Thanks for even more food for thought in this comment!


5 Susan C. H. Siu August 26, 2010 at 9:31 am

Hi Everyone,

I think that whether consistency-in-context is necessary or desirable depends on the child and on the situation. I am fairly inconsistent in the ways that I use our three family languages (French, Chinese, and English) with our children, and although they will mix languages at home, they really do know which is which and never use a non-English word when speaking with a monolingual English speaker. This might not be the case if their environment outside the home were as “mixed” as their home environment, but of the many multilingual speakers I know, only one was unable to consciously control her language mixing–she grew up in a community where everyone spoke the same mixture of French and English–and she quickly learned to separate French and English once she was required to by a move to a different town and school (a French school in an English-speaking town).

I have, however, known several multilingual people who never learned ANY language with the proficiency that an adult native speaker normally achieves due to immigration. My husband is one of these people. He grew up speaking several Chinese dialects and then moved from Hong Kong to the United States at around eleven years of age–just about when it becomes more difficult to learn a new language–and was still surrounded almost exclusively by other Chinese-speaking people for several years after his arrival in Philadelphia. As a high-school student, he switched to speaking English nearly exclusively and lost some of his Chinese-language proficiency. Now he feels much more comfortable speaking English than Chinese but has retained some obvious non-native characteristics in his English speech (he still doesn’t form plurals correctly, for instance). So I do agree that it is possible for a multi-lingual person to be unable to speak any language fully.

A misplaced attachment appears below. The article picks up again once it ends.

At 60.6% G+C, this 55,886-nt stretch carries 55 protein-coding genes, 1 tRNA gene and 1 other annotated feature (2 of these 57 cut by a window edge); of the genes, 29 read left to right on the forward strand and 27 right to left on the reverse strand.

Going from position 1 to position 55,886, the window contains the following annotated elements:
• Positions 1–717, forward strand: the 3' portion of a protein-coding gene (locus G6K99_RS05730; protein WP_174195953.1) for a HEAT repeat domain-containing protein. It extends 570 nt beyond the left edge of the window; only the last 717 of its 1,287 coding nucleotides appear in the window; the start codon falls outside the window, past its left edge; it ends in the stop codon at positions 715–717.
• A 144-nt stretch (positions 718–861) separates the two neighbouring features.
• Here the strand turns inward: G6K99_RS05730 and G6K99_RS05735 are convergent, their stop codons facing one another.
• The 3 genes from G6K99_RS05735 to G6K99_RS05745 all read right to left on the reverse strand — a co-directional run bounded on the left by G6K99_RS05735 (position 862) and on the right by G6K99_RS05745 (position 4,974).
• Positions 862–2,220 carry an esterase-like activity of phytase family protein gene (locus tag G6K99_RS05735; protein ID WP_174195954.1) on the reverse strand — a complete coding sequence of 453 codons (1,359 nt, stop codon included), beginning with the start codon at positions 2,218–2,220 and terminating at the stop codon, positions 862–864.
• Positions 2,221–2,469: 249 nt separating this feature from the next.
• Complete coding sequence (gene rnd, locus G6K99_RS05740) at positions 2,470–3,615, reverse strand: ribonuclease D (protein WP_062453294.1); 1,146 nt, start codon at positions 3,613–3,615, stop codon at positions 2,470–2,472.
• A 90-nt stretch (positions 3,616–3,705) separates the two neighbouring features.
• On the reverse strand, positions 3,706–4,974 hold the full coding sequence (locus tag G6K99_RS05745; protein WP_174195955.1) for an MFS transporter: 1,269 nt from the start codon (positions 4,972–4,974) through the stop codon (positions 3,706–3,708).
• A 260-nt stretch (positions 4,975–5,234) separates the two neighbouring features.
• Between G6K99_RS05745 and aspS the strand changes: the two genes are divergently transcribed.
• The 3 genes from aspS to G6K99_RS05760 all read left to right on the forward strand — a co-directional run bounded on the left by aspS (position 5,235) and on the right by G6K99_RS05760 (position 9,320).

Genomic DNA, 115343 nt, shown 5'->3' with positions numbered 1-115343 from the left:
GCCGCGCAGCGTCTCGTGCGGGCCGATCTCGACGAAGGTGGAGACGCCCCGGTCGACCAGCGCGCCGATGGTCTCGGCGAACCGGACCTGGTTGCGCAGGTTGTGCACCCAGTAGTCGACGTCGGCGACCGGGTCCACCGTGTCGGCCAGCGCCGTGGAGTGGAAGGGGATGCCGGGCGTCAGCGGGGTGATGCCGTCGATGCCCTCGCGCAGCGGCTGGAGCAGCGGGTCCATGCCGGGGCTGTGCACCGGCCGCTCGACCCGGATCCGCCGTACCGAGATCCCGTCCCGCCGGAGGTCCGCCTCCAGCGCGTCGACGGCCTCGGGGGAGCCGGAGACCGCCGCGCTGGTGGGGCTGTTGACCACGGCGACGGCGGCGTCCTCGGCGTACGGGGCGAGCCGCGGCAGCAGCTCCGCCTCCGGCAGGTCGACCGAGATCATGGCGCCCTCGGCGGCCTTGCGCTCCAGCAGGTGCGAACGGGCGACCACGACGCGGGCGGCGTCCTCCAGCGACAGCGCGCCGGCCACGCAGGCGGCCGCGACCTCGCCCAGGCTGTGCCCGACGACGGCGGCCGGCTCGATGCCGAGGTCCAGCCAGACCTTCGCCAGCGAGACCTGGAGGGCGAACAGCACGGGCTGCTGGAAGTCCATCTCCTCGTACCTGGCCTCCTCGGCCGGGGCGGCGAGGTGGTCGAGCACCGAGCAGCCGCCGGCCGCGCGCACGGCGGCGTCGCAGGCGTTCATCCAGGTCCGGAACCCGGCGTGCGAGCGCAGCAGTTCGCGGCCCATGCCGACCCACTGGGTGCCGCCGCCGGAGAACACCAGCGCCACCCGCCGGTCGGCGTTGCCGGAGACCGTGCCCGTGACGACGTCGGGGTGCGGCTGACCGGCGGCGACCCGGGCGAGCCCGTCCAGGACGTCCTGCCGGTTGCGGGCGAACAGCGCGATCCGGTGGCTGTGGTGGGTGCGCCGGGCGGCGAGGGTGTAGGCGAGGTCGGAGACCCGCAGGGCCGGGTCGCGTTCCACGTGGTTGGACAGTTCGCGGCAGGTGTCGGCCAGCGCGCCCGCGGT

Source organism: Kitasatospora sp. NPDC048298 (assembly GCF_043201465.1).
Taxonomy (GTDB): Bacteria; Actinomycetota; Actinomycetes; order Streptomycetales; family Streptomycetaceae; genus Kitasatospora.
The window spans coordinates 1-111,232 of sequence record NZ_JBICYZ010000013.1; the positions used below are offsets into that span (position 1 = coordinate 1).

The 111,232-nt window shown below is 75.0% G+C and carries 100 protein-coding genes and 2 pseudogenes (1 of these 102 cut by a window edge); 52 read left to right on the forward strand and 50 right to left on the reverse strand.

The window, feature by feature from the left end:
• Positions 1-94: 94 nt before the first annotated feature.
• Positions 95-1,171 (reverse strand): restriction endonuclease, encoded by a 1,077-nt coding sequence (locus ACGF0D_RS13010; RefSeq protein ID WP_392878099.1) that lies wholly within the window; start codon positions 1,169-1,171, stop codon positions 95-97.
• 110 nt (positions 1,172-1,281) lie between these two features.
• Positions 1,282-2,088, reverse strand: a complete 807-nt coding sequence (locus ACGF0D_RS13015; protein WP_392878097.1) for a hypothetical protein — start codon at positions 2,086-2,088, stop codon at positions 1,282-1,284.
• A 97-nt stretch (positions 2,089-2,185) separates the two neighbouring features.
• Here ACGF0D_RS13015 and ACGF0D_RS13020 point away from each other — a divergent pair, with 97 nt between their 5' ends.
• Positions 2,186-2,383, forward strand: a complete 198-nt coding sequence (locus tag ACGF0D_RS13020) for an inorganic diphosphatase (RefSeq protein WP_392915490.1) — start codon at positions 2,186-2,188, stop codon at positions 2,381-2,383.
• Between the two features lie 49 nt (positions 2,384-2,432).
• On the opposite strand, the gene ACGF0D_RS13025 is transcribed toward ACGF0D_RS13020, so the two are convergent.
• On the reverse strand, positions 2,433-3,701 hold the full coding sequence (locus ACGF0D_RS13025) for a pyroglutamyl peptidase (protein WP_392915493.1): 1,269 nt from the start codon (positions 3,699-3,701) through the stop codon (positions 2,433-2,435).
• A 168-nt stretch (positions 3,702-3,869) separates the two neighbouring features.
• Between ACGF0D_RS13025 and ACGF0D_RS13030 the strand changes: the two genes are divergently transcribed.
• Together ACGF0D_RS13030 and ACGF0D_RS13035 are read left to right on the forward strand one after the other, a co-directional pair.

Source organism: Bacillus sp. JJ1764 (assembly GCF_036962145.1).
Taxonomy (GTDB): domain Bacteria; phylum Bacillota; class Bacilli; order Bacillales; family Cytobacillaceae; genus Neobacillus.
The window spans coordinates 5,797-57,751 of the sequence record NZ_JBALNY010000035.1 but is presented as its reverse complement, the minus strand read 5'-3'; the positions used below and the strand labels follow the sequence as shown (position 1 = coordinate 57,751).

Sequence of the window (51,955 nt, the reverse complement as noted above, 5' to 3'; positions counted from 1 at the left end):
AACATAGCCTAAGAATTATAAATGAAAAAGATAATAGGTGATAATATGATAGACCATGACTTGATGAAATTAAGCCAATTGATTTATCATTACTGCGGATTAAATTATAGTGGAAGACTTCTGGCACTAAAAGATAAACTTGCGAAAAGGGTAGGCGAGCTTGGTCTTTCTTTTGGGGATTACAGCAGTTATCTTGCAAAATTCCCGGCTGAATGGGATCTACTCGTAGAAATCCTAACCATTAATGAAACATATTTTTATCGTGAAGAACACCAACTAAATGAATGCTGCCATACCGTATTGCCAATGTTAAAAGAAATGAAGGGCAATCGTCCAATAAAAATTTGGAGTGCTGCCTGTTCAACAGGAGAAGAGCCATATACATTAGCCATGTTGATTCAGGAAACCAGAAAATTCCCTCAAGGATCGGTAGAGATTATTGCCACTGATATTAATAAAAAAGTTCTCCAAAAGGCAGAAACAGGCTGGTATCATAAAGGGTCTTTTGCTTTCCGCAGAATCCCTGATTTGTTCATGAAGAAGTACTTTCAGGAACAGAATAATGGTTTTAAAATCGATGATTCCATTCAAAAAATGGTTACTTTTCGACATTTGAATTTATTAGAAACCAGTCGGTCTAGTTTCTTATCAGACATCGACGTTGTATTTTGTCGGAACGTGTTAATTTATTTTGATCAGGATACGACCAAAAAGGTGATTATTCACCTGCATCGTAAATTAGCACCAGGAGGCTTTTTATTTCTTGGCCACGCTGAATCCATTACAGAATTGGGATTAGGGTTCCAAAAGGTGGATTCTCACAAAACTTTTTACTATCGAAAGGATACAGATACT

My advice would be to simply listen to your children, and if they mix their languages to the point that they cannot put together a sentence in one or that they use their different languages in inappropriate contexts, then perhaps it would be time to try for more consistency.